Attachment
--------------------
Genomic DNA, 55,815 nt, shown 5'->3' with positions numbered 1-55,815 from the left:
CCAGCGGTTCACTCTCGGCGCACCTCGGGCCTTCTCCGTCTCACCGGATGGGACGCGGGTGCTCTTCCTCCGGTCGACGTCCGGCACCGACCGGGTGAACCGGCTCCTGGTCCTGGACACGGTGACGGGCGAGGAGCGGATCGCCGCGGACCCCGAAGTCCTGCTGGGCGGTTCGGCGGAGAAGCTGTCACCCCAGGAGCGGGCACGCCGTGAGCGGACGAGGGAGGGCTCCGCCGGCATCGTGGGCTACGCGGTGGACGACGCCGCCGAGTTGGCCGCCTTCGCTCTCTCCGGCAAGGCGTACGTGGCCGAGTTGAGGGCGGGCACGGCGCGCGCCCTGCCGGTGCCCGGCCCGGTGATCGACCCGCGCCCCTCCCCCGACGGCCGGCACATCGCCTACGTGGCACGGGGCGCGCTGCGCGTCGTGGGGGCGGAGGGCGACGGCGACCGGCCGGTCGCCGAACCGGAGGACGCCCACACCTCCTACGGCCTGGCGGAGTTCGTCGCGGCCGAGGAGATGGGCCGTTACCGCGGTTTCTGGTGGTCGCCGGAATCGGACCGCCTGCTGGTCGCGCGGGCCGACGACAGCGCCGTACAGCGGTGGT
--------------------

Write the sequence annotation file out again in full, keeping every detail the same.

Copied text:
Genomic DNA, 55,815 nt, shown 5'->3' with positions numbered 1-55,815 from the left:
CCAGCGGTTCACTCTCGGCGCACCTCGGGCCTTCTCCGTCTCACCGGATGGGACGCGGGTGCTCTTCCTCCGGTCGACGTCCGGCACCGACCGGGTGAACCGGCTCCTGGTCCTGGACACGGTGACGGGCGAGGAGCGGATCGCCGCGGACCCCGAAGTCCTGCTGGGCGGTTCGGCGGAGAAGCTGTCACCCCAGGAGCGGGCACGCCGTGAGCGGACGAGGGAGGGCTCCGCCGGCATCGTGGGCTACGCGGTGGACGACGCCGCCGAGTTGGCCGCCTTCGCTCTCTCCGGCAAGGCGTACGTGGCCGAGTTGAGGGCGGGCACGGCGCGCGCCCTGCCGGTGCCCGGCCCGGTGATCGACCCGCGCCCCTCCCCCGACGGCCGGCACATCGCCTACGTGGCACGGGGCGCGCTGCGCGTCGTGGGGGCGGAGGGCGACGGCGACCGGCCGGTCGCCGAACCGGAGGACGCCCACACCTCCTACGGCCTGGCGGAGTTCGTCGCGGCCGAGGAGATGGGCCGTTACCGCGGTTTCTGGTGGTCGCCGGAATCGGACCGCCTGCTGGTCGCGCGGGCCGACGACAGCGCCGTACAGCGGTGGT